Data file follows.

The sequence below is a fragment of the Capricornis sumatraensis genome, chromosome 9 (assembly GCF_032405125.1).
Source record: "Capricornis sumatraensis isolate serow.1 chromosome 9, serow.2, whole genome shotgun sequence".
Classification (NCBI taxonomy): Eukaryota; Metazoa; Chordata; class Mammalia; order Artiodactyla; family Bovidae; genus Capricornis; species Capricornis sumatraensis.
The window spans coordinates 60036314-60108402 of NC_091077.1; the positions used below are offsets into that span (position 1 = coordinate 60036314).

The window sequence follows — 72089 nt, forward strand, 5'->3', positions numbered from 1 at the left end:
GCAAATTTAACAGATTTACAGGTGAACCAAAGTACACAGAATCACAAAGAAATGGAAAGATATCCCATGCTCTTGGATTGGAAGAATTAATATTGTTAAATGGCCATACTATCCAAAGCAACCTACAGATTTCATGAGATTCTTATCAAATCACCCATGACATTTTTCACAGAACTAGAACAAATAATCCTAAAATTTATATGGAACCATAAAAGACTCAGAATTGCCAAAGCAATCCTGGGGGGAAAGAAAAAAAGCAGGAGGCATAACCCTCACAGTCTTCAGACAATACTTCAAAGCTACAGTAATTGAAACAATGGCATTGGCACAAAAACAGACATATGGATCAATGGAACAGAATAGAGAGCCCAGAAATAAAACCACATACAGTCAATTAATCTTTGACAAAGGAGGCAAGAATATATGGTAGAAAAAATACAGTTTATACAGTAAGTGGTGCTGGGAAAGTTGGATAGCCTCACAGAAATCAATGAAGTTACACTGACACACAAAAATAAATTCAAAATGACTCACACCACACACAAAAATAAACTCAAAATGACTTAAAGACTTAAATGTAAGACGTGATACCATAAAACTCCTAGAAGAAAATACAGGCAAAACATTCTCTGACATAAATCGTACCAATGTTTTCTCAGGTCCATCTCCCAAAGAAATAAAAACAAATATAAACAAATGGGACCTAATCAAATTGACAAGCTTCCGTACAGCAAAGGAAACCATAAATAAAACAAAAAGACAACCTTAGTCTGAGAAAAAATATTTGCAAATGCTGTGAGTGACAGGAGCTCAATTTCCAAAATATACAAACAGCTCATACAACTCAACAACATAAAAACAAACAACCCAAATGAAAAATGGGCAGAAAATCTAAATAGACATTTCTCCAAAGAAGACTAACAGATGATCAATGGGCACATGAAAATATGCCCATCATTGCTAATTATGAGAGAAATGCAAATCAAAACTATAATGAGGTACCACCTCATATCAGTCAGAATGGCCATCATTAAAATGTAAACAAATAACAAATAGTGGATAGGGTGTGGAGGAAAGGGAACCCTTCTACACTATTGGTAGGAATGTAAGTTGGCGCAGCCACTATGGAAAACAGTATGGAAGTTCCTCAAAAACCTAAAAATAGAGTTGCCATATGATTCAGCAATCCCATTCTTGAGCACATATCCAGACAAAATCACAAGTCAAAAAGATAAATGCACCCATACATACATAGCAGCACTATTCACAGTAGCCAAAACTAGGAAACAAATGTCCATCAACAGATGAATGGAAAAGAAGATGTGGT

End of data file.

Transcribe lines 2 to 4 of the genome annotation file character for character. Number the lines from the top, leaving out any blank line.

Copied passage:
Source record: "Capricornis sumatraensis isolate serow.1 chromosome 9, serow.2, whole genome shotgun sequence".
Classification (NCBI taxonomy): Eukaryota; Metazoa; Chordata; class Mammalia; order Artiodactyla; family Bovidae; genus Capricornis; species Capricornis sumatraensis.
The window spans coordinates 60036314-60108402 of NC_091077.1; the positions used below are offsets into that span (position 1 = coordinate 60036314).